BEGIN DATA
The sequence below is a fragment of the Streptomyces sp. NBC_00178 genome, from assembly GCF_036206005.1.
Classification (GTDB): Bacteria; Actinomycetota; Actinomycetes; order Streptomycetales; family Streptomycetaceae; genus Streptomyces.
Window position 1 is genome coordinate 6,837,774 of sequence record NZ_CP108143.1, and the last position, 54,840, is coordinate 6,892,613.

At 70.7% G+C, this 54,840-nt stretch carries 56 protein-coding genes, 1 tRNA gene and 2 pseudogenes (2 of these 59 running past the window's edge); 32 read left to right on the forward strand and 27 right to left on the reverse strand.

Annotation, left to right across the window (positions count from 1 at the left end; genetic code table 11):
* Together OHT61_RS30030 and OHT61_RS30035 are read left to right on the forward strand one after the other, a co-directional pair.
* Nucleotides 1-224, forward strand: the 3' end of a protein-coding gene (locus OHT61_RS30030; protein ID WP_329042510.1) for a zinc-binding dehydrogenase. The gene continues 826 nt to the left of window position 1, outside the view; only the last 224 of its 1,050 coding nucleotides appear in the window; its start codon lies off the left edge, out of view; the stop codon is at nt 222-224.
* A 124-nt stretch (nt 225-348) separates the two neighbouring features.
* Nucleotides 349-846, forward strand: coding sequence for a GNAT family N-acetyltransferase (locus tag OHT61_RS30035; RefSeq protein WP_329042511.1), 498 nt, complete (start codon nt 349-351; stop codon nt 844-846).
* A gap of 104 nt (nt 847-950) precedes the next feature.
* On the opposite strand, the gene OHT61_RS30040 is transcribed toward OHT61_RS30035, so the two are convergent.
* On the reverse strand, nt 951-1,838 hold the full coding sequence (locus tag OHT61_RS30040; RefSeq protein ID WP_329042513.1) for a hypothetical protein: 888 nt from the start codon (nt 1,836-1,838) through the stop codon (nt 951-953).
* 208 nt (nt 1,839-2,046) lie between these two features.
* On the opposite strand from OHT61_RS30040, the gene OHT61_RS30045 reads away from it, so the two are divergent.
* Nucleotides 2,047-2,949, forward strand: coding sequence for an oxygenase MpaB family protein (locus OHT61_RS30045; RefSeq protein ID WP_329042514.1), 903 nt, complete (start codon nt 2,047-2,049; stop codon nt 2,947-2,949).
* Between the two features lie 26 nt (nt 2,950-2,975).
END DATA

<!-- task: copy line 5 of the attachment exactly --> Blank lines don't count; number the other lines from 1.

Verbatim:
Annotation, left to right across the window (positions count from 1 at the left end; genetic code table 11):